Nasal polyps typically appear as bilateral glistening sacs (which look like peeled grapes) originating from the ethmoid sinuses. They are rare in children less than 10 years old and if found should instigate investigations for cystic fibrosis, or if present in the neonate for meningocoele or optic glioma (Figure 4). Nasal polyposis can also occur in children who have primary ciliary dyskinaesia. Nasal polyps are treated surgically. Recurrence is a significant problem which may be reduced by the long-term administration of topical corticosteroids.

Foreign Bodies

A unilateral purulent and usually malodorous discharge may result from a foreign body in the nose. Placement is frequently denied and the event may well have been forgotten.

Septal Deviation

Nasal septal deviation is seldom a cause of rhinorrhoea but may cause nasal obstruction. Septal deviation in children can be congenital or be a result of birth trauma.


Tumours are a rare cause of rhinorrhoea, but unilateral symptoms and signs should prompt an examination of the nose. In adolescent boys nasal obstruction and recurring nosebleeds may be a sign of an angiofibroma, which although a benign tumour can become locally invasive.


Rhinitis in the paediatric population has a number of differential diagnoses. Features from the history and physical examination and results of investigations usually allow a specific diagnosis to be made. Once the nature of the rhinorrhoea has been determined, treatment can be tailored to the cause.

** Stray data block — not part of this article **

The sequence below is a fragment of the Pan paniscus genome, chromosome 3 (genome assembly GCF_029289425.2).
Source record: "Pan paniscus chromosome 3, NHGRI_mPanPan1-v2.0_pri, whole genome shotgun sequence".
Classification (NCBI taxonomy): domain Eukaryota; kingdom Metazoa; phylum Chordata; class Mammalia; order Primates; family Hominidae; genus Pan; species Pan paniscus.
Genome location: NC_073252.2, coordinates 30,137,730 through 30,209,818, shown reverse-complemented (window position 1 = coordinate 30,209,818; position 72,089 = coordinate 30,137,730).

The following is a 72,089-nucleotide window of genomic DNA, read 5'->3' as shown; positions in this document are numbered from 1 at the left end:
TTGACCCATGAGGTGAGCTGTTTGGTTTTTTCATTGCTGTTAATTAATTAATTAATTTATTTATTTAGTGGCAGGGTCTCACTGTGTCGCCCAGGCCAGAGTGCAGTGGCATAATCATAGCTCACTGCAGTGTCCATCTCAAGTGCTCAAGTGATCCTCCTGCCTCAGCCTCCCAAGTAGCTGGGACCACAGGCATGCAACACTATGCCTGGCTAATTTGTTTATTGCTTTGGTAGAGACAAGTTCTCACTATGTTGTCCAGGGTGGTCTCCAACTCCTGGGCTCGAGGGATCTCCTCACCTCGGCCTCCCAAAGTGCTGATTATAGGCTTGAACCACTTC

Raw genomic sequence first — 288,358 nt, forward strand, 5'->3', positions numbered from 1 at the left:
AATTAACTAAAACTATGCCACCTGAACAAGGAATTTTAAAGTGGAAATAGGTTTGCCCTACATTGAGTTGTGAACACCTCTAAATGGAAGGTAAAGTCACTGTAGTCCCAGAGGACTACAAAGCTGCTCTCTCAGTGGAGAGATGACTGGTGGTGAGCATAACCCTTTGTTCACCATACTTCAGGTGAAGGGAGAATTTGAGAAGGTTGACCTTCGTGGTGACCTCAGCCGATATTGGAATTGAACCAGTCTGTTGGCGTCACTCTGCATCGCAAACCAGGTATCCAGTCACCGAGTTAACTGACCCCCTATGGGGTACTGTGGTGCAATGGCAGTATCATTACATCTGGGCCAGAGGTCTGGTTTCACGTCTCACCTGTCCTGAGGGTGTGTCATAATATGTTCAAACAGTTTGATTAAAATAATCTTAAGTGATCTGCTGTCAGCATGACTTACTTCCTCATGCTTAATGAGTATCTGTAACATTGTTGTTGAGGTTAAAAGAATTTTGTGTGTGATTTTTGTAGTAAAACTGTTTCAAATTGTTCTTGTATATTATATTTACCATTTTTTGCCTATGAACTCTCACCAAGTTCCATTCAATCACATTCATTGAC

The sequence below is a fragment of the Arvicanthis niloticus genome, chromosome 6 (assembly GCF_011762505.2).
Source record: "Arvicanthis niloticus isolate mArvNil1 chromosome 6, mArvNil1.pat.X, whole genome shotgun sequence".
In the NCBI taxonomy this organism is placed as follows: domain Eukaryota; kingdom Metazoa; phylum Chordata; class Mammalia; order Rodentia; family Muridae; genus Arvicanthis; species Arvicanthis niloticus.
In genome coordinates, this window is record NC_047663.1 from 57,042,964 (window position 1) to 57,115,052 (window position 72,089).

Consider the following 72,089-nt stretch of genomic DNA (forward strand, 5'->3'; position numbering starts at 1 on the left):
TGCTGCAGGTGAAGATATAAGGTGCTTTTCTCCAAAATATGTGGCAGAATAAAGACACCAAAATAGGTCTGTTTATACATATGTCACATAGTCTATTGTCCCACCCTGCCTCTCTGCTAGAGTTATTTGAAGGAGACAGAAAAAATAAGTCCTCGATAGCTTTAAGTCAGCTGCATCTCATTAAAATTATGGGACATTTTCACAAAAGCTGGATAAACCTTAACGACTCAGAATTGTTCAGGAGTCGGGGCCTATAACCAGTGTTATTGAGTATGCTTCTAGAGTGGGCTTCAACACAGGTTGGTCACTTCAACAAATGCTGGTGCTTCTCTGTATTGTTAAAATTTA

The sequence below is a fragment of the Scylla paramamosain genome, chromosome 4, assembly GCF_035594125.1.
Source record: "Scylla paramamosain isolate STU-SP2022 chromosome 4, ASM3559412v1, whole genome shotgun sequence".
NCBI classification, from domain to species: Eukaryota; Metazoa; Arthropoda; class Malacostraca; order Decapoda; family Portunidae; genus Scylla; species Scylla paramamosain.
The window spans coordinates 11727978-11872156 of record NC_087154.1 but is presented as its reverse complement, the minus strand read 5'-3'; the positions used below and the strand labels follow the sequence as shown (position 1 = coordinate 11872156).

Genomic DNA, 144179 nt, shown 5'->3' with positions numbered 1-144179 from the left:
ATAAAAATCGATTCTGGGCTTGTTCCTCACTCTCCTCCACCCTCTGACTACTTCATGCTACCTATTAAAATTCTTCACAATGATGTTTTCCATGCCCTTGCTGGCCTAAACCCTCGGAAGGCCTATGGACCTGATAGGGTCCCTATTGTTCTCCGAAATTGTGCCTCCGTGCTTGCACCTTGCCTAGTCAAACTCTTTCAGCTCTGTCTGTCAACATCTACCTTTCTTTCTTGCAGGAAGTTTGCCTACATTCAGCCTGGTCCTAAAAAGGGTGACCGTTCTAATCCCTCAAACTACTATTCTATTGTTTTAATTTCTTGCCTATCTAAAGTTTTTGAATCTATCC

Practice points

  • Rhinitis in the paediatric population can be divided into allergic and non-allergic cases. This distinction has important management implications.
  • Skin prick testing is a very useful tool in distinguishing allergic from non-allergic rhinitis and for helping to identify which allergens a patient is sensitised to.
  • Allergen avoidance is an important method of treatment for paediatric rhinitis (particular for house dust mite allergy).
  • Nasal examination with an auroscope may help establish the diagnosis by identifying polyps, pus, foreign bodies etc.

Murali Mahadevan

Specialist ENT Surgeon

For all enquiries and appointments call (09) 925 4050

Gillies Hospital & Clinic
160 Gillies Avenue
Epsom, Auckland 1005

Facsimile: (09) 925 4051